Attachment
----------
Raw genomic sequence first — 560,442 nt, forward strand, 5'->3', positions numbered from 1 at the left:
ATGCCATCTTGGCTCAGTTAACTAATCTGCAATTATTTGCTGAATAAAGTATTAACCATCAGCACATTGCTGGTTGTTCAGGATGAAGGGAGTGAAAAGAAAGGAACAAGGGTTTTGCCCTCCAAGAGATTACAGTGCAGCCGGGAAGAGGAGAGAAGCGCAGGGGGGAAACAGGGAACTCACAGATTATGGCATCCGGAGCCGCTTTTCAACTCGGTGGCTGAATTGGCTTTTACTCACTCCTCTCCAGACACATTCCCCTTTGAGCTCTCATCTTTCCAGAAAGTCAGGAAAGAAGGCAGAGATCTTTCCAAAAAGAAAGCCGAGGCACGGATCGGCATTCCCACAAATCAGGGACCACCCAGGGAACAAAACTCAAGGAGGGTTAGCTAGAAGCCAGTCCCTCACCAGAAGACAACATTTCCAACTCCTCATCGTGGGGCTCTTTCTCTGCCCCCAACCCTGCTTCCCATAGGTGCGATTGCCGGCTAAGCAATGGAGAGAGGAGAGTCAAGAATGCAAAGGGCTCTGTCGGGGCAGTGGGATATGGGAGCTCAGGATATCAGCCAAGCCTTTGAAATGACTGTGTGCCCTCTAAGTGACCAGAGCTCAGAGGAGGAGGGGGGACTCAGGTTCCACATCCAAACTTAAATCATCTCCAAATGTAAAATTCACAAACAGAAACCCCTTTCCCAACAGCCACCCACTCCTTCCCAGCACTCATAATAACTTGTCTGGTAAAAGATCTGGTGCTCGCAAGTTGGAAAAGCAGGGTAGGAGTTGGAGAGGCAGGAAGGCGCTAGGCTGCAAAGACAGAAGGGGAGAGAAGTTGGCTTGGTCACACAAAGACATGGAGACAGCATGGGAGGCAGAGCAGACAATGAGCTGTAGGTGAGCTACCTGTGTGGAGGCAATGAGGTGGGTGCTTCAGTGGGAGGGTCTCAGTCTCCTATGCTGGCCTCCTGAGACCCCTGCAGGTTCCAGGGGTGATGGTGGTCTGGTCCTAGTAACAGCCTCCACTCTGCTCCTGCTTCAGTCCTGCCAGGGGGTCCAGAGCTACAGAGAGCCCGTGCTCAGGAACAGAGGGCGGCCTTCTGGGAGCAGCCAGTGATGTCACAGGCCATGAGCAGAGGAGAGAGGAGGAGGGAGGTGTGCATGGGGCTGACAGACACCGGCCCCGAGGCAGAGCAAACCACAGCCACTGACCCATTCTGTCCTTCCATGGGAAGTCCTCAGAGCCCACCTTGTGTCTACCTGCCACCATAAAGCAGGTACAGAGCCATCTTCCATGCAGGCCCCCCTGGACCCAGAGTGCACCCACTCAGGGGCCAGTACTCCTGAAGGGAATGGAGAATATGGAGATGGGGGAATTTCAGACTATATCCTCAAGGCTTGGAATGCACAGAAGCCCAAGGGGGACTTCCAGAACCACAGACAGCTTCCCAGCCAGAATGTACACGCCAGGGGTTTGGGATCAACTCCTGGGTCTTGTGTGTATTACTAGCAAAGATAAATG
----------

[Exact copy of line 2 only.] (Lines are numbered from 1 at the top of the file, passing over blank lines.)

ATGCCATCTTGGCTCAGTTAACTAATCTGCAATTATTTGCTGAATAAAGTATTAACCATCAGCACATTGCTGGTTGTTCAGGATGAAGGGAGTGAAAAGAAAGGAACAAGGGTTTTGCCCTCCAAGAGATTACAGTGCAGCCGGGAAGAGGAGAGAAGCGCAGGGGGGAAACAGGGAACTCACAGATTATGGCATCCGGAGCCGCTTTTCAACTCGGTGGCTGAATTGGCTTTTACTCACTCCTCTCCAGACACATTCCCCTTTGAGCTCTCATCTTTCCAGAAAGTCAGGAAAGAAGGCAGAGATCTTTCCAAAAAGAAAGCCGAGGCACGGATCGGCATTCCCACAAATCAGGGACCACCCAGGGAACAAAACTCAAGGAGGGTTAGCTAGAAGCCAGTCCCTCACCAGAAGACAACATTTCCAACTCCTCATCGTGGGGCTCTTTCTCTGCCCCCAACCCTGCTTCCCATAGGTGCGATTGCCGGCTAAGCAATGGAGAGAGGAGAGTCAAGAATGCAAAGGGCTCTGTCGGGGCAGTGGGATATGGGAGCTCAGGATATCAGCCAAGCCTTTGAAATGACTGTGTGCCCTCTAAGTGACCAGAGCTCAGAGGAGGAGGGGGGACTCAGGTTCCACATCCAAACTTAAATCATCTCCAAATGTAAAATTCACAAACAGAAACCCCTTTCCCAACAGCCACCCACTCCTTCCCAGCACTCATAATAACTTGTCTGGTAAAAGATCTGGTGCTCGCAAGTTGGAAAAGCAGGGTAGGAGTTGGAGAGGCAGGAAGGCGCTAGGCTGCAAAGACAGAAGGGGAGAGAAGTTGGCTTGGTCACACAAAGACATGGAGACAGCATGGGAGGCAGAGCAGACAATGAGCTGTAGGTGAGCTACCTGTGTGGAGGCAATGAGGTGGGTGCTTCAGTGGGAGGGTCTCAGTCTCCTATGCTGGCCTCCTGAGACCCCTGCAGGTTCCAGGGGTGATGGTGGTCTGGTCCTAGTAACAGCCTCCACTCTGCTCCTGCTTCAGTCCTGCCAGGGGGTCCAGAGCTACAGAGAGCCCGTGCTCAGGAACAGAGGGCGGCCTTCTGGGAGCAGCCAGTGATGTCACAGGCCATGAGCAGAGGAGAGAGGAGGAGGGAGGTGTGCATGGGGCTGACAGACACCGGCCCCGAGGCAGAGCAAACCACAGCCACTGACCCATTCTGTCCTTCCATGGGAAGTCCTCAGAGCCCACCTTGTGTCTACCTGCCACCATAAAGCAGGTACAGAGCCATCTTCCATGCAGGCCCCCCTGGACCCAGAGTGCACCCACTCAGGGGCCAGTACTCCTGAAGGGAATGGAGAATATGGAGATGGGGGAATTTCAGACTATATCCTCAAGGCTTGGAATGCACAGAAGCCCAAGGGGGACTTCCAGAACCACAGACAGCTTCCCAGCCAGAATGTACACGCCAGGGGTTTGGGATCAACTCCTGGGTCTTGTGTGTATTACTAGCAAAGATAAATG